A general welcome with announcements is followed with the Selkirk Grace. Piping leads up to the cutting of the haggis as Burns’s famous ‘Address to a Haggis’ is read. At the end of the meal, toasts and replies are made until the toast to Burns’s immortal memory. And of course, the evening ends with ‘Auld Lang Syne.’
Isn’t it amazing that 255 years on, we are still celebrating Robbie Burns’ birthday – the 25th of January.
Rather ironic because he was a Scotsman and at the time of his birth in 1759, the English and Scots were like oil and water with good reason. Some would even say that it’s not changed.
As a result of the Young Pretender’s defeat, drastic measures were put into place to assure that another uprising would be very unlikely to take place. Among the measures was the 1746 Act of Proscription. It was an Act passed by the parliament of Great Britain in an effort to assimilate the Scottish Highlands into Britain by crushing the clan system. It took effect in August 1746 and was only repealed some 36 years later.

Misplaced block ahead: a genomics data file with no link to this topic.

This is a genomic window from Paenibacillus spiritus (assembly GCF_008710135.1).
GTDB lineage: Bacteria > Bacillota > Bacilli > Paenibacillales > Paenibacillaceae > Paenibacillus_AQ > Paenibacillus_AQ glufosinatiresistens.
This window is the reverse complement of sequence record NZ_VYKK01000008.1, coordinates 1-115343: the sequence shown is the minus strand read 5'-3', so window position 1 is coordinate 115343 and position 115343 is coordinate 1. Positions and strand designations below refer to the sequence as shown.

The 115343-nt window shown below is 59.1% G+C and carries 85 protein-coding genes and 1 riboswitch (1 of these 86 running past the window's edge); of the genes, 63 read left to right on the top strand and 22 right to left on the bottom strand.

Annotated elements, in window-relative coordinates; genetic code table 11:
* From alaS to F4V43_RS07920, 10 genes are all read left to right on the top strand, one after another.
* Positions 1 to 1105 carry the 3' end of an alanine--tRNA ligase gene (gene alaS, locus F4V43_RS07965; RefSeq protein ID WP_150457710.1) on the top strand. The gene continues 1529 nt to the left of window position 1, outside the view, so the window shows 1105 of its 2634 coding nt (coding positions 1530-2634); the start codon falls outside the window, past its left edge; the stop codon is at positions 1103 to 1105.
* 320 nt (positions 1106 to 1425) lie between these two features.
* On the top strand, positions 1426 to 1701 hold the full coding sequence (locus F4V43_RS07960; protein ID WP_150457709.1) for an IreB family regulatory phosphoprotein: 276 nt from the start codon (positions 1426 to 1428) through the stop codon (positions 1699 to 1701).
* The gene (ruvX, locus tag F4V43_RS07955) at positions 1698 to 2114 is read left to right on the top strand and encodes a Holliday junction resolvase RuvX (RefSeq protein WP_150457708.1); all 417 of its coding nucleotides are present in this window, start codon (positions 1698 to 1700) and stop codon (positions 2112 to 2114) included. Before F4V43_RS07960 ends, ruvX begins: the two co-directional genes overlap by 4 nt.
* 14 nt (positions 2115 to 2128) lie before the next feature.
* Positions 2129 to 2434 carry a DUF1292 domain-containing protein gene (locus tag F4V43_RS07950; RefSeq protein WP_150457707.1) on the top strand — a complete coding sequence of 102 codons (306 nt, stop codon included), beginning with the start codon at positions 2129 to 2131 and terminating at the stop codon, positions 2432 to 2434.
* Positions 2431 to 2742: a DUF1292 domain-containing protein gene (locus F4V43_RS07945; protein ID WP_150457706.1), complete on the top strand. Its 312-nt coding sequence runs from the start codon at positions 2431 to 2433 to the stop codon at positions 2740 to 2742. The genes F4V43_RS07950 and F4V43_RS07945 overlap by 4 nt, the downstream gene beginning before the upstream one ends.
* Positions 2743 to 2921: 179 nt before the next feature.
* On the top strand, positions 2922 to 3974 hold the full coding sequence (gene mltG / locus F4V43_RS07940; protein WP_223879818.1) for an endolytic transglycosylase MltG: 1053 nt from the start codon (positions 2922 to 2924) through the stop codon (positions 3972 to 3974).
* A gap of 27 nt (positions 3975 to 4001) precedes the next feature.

In 2012, it was estimated that he had six hundred descendants.
So the next time you hear ‘Auld Lang Syne,’ give a thought to Robbie Burns.
I feel quite justified in trotting off to my local to toast him, because, I am a Stewart !